For us it was more important that the school could accomodate her for 7 years, offer lots of clubs/activities, had teachers who interacted in good and respectful manner to the children and realised that grades are not the only goal in life.

Luxyelectro Tue 12-Jan-16 11:19:51

It gets difficult as year go on

My children are at a school similar to the one you describe. I've spent an absolute fortune in fuel getting them to school. This year is horrific with one in high school and one in primary. They are in opposite directions to my house. One is 8 miles one way, the other 8 miles the other.
My fuel bill is £60 a week just for this schools runs. It is time consuming and expensive. I'm also not sure it's worth it especially for the primary. There is a downside to small cute village schools in the friendship pool available. We have always been viewed as outsiders by a signicant minority of parents and this has caused problems. I now have a year 6 daughter at home today trying to find her another school.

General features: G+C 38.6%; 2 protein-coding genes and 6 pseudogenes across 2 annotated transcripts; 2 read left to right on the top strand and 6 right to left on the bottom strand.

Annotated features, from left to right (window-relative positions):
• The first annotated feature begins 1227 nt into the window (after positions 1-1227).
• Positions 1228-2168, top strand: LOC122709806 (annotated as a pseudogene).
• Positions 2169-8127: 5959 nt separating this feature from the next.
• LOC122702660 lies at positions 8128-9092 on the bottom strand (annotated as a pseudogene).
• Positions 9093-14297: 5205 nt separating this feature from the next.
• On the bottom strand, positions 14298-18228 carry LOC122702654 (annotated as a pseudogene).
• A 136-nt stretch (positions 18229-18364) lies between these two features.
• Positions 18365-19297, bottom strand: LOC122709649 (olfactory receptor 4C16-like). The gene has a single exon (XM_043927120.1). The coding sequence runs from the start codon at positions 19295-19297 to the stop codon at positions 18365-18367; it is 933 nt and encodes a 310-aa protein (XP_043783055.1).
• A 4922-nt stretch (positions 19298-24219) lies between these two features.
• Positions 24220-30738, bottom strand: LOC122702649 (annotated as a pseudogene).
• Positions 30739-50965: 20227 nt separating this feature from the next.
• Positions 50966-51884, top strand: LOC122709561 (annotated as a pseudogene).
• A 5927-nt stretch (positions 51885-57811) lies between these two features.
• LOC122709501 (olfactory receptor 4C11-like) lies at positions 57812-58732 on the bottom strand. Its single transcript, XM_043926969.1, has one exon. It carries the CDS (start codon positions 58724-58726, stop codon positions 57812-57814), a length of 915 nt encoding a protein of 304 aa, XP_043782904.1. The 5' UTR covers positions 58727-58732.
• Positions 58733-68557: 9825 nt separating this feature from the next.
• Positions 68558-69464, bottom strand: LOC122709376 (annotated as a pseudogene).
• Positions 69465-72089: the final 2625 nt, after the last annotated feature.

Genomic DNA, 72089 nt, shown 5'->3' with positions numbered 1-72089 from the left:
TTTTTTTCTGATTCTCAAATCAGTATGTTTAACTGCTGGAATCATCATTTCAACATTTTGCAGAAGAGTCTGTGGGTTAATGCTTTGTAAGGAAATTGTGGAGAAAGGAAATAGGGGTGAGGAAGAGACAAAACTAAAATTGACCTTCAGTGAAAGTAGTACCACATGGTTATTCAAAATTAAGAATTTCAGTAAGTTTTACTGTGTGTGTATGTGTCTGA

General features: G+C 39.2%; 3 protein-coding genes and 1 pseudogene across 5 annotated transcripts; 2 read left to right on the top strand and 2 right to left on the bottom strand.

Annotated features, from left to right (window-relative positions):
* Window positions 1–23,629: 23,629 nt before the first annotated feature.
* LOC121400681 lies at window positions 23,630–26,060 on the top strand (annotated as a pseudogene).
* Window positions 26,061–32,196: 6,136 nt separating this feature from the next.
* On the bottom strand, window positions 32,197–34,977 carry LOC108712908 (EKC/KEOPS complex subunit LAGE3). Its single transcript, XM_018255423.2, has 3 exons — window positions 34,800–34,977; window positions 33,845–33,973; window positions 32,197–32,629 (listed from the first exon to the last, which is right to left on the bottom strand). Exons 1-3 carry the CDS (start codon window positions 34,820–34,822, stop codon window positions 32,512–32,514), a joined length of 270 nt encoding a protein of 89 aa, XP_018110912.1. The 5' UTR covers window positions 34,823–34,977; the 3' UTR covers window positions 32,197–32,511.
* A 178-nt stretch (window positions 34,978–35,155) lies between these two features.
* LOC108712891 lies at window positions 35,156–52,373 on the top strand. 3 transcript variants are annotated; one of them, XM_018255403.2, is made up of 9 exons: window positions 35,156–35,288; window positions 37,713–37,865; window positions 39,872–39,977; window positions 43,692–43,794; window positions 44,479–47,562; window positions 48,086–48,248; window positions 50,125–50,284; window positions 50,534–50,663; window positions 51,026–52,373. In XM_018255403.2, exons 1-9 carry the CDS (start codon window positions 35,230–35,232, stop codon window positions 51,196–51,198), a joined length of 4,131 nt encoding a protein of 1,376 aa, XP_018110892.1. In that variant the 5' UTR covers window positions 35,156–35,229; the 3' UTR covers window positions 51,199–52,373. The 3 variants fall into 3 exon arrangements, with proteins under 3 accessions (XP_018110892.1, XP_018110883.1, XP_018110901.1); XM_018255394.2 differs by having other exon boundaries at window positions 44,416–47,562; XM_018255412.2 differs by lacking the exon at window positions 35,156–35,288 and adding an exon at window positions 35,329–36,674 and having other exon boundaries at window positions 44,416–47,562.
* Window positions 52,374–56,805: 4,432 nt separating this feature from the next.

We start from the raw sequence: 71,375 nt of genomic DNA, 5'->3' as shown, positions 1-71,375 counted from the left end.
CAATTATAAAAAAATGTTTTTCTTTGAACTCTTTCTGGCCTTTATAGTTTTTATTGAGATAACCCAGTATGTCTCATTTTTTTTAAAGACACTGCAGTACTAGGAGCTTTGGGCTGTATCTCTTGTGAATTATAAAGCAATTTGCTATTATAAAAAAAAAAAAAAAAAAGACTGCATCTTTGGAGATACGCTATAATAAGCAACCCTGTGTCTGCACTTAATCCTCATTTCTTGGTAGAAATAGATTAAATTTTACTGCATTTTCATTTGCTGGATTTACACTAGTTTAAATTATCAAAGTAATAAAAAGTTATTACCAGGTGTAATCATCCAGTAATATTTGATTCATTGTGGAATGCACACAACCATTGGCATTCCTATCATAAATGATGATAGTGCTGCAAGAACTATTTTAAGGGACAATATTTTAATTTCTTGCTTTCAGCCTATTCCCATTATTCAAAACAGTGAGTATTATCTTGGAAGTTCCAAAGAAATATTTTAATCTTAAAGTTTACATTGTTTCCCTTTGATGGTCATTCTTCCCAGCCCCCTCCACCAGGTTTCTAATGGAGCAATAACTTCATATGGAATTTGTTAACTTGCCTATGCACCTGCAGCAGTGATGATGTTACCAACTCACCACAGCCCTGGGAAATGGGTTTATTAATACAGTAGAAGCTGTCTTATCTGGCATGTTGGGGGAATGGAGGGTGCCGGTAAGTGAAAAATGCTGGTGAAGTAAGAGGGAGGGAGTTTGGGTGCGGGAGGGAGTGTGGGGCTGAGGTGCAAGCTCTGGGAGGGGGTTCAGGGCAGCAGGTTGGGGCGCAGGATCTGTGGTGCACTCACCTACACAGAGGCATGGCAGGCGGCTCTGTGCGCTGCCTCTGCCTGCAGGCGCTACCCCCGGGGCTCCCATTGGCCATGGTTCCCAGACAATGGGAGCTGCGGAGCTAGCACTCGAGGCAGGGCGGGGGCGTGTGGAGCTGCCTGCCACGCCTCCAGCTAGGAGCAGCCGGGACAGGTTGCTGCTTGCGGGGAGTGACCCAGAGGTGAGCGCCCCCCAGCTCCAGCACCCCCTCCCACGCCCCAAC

Luxyelectro Tue 12-Jan-16 11:21:36

Oh and you need a super Reliable car. A few years ago mine developed an issue and for that one day I spent £80 in taxis.

InTheLostAndFound Tue 12-Jan-16 12:35:13

Thanks for all your input everyone.

There's lots of village schools around here with good reputations so it's not unusual for people living in town to send children a couple of miles down the road for schools. I have not heard of anyone missing out on a place, although the one I'm looking at for DD filled all 30 places last year and according to the head is looking popular again this year and although we're not in the catchment area we are closer than many appling.